Three PhD's were defended, of which one was entirely financed by the ANR. Three post-doctoral researchers worked on the project. Eight papers were published in international journals. Five of them involved more than one of the partner teams. A chapter was contributed to a book on reference photosensitisers of singlet oxygen. Three invited lectures and ten talks were presented at international conferences.

Despite numerous commercial applications of photocatalytic and photosensitised oxidation reaction in the absence of solvent, such as self-cleaning surfaces, batericidal materials or materials for passive or active decontamination of air, basic research on these processes at the gas-solid interface is still today the subject of topical interest.
The mechanisms of these reactions in solution are well known. The photochemical activity of TiO2 in aqueous solution involves both the oxidising properties of photogenerated holes (h+) and the formation of hydroxyl radicals HO•, or the less reactive superoxide anion O2•-. Similarly, the quantum yields of formation and lifetime of singlet oxygen (1O2), produced by photosensitisation in various solvents are well known.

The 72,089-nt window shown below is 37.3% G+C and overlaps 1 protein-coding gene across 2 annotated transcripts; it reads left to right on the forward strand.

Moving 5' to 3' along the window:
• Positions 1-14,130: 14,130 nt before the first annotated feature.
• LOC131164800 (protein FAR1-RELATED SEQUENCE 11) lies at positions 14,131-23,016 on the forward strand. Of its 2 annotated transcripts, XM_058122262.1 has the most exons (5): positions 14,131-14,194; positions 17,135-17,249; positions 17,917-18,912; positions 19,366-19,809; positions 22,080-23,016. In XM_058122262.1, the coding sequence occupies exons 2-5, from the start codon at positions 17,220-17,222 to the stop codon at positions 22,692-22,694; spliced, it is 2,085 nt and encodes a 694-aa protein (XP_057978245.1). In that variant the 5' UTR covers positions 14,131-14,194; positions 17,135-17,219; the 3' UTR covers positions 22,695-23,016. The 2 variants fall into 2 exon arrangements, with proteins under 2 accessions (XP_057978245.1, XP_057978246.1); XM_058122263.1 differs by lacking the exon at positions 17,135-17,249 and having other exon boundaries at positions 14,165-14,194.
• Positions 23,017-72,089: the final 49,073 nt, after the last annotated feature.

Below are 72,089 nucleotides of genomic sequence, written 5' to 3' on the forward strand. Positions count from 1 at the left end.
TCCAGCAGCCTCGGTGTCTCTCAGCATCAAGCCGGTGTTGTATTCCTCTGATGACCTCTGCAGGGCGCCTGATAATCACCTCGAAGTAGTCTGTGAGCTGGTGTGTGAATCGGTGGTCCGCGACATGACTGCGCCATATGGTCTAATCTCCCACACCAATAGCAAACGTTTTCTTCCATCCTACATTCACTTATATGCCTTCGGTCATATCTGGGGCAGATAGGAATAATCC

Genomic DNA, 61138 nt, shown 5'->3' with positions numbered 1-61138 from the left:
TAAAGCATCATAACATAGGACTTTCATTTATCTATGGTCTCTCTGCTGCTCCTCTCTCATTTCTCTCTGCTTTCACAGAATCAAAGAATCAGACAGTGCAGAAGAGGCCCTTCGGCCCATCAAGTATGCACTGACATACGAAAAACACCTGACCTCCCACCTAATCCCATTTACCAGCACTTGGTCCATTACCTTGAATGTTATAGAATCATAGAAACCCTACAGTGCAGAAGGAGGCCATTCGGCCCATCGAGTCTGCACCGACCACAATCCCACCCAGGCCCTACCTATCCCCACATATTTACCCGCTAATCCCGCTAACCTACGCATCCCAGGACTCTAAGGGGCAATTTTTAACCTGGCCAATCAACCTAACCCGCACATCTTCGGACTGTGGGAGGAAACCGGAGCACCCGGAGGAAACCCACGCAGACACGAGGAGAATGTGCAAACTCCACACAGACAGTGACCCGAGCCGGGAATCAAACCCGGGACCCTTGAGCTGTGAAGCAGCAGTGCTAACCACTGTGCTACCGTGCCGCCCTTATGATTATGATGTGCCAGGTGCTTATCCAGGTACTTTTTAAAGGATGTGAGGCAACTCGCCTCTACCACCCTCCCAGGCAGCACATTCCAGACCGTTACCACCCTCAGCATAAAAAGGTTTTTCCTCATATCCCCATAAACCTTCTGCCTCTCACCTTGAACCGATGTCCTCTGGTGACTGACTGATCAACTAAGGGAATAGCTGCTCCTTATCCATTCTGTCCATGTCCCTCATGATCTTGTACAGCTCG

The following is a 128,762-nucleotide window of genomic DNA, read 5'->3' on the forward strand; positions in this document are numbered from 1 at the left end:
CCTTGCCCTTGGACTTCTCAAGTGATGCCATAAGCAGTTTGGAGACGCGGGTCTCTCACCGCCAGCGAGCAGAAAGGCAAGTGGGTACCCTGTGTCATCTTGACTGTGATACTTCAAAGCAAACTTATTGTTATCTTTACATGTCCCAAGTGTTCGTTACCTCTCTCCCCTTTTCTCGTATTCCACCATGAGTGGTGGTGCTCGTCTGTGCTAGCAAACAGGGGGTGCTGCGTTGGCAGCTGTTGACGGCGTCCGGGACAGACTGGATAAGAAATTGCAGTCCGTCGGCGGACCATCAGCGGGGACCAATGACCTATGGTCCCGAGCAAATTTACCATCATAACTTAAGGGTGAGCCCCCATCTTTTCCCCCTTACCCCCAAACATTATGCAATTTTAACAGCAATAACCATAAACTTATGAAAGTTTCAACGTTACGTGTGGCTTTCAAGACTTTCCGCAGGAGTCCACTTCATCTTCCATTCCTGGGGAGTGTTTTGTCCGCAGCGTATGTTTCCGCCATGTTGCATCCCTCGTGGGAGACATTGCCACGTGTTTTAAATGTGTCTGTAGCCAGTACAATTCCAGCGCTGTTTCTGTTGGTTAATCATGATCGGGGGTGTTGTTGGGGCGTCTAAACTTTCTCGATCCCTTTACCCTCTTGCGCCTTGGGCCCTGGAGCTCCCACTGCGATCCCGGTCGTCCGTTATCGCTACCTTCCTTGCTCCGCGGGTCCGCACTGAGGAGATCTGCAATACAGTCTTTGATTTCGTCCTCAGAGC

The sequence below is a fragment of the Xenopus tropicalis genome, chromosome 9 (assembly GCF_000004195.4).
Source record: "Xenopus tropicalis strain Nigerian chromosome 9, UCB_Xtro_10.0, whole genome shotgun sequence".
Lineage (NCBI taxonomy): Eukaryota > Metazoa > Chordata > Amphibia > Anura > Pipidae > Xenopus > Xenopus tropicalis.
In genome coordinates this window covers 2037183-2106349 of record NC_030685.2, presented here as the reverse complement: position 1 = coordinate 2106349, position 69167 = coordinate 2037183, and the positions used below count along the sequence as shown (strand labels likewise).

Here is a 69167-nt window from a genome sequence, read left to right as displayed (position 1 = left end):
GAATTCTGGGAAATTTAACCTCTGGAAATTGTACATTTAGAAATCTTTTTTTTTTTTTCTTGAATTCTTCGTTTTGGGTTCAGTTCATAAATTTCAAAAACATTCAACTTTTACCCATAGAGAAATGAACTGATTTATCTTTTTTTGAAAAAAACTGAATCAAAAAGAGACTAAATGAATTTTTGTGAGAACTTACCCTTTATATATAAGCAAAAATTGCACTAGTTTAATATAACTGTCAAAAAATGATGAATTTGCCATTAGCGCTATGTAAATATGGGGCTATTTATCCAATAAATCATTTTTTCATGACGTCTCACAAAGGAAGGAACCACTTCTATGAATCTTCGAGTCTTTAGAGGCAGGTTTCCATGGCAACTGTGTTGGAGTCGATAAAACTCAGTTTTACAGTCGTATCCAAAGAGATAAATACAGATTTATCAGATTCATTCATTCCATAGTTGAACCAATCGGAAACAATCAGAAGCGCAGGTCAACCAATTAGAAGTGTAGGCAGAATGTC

MEPHISTO is a basic research project, aimed at a deeper understanding of the generation and behaviour of reactive oxygen species (ROS) at solid-gas interfaces encountered in such applications as photocatalysis for air treatment or sensitized photo-oxidation reactions. A detailed knowledge of the processes involved is the first step to development of original materials, particularly modified TiO2 or hybrid organic-inorganic materials, with specific and optimized photo-oxidizing properties.
Therefore, MEPHISTO will:
- prepare various TiO2-based reference materials, to be activated under visible light, via doping with rare earths or transition metals, via partial replacement of oxygen by other anions (e.g. nitrogen), or via photosensitisation with organics. These materials will be prepared as thin films or as monoliths, with variable matrix fractions of anatase TiO2.